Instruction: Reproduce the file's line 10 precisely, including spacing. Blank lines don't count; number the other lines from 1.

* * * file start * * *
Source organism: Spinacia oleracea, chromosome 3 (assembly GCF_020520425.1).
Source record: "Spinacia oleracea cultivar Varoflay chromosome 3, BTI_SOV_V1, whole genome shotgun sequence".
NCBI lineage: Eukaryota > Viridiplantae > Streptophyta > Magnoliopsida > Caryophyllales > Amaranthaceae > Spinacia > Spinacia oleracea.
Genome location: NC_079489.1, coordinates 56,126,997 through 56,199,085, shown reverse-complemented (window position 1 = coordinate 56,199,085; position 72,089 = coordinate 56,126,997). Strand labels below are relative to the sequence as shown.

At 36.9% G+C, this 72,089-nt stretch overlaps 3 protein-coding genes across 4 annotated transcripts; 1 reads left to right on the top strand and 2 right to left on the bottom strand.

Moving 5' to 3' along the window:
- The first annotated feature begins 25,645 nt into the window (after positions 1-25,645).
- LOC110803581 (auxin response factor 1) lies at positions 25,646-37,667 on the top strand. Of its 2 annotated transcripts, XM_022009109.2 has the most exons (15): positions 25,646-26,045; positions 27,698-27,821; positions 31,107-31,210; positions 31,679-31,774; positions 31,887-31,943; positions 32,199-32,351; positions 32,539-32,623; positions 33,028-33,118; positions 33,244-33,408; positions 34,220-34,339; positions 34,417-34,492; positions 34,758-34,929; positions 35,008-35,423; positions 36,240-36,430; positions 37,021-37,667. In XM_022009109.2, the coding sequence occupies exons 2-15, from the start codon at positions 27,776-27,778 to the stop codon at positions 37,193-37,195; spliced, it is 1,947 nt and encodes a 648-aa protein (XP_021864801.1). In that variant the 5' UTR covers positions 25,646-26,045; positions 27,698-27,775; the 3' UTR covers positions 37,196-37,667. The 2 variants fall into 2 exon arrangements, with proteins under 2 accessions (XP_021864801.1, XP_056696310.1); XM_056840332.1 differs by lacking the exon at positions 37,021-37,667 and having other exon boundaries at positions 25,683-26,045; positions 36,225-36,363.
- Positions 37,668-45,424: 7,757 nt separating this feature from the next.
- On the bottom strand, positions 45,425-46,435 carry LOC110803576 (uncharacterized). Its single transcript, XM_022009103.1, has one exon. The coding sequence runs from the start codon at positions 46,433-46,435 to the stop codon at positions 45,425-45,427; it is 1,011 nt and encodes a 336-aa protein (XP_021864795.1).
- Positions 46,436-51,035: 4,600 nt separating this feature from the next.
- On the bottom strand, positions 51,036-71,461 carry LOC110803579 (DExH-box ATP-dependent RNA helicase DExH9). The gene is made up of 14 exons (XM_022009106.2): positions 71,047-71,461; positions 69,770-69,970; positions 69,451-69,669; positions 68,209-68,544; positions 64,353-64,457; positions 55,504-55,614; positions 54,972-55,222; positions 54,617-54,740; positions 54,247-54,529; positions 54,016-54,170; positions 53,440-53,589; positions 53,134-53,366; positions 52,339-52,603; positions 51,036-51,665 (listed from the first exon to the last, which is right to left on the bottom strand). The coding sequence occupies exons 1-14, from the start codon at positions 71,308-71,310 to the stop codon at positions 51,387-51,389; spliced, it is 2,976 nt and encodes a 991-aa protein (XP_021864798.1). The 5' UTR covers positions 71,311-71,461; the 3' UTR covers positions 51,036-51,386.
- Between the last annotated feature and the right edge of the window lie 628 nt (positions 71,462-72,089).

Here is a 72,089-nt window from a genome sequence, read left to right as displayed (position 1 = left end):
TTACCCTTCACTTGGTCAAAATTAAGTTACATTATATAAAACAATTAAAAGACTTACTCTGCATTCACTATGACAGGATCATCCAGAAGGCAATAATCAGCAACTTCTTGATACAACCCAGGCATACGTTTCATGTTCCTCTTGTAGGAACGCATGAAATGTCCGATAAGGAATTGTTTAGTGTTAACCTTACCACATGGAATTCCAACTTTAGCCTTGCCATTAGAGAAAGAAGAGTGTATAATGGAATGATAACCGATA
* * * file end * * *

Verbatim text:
- On the bottom strand, positions 45,425-46,435 carry LOC110803576 (uncharacterized). Its single transcript, XM_022009103.1, has one exon. The coding sequence runs from the start codon at positions 46,433-46,435 to the stop codon at positions 45,425-45,427; it is 1,011 nt and encodes a 336-aa protein (XP_021864795.1).